Interaction between antigen soluble and antibody causes the formation of an insoluble structure which forms precipitate from the solution. This process is subject to some prerequisites that require the valency of both antigen and antibody. In order for precipitation to take place it must be bivalent and the antigen should be polyvalent or bivalent. The precipitation process takes place within the area of equivalence in which the antigen concentration and antibody is the same. In either direction of the equivalence precipitation is not a possibility in the event that the concentration of one antibody or antigen is excessive or insufficient.
Immunological techniques like immunodiffusion and electroimmuno diffusion utilize the principle of precipitation reactions. Principles of precipitation is used in analytical chemistry for the determination of various functional groups in chemical substances. If a more light precipitate forms, a different process known as flocculation occurs. In flocculation the precipitate will float rather than settling.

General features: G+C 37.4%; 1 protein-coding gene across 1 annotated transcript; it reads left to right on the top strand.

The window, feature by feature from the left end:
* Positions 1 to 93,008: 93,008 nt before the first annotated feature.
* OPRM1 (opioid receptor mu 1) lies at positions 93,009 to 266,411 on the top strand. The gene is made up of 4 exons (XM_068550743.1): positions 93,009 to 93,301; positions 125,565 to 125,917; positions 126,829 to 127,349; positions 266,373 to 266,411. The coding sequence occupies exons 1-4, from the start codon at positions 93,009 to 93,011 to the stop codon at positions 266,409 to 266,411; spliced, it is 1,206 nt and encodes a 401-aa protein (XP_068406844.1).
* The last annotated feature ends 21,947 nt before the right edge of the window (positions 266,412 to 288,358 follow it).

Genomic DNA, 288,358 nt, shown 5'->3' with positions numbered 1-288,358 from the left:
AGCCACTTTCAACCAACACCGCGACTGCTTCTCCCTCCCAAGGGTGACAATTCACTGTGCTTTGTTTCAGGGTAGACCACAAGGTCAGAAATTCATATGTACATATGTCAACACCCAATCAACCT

Precipitation reactions are typically performed on semi-solid materials such as the agar medium or other non-gel support media such as cellulose Acetate. The precipitate produced by the reaction is suspended until a sufficient gravity’s force can bring the precipitate to the lower part of the substrate.
Examples of Precipitation
Immunodiffusion precipitation test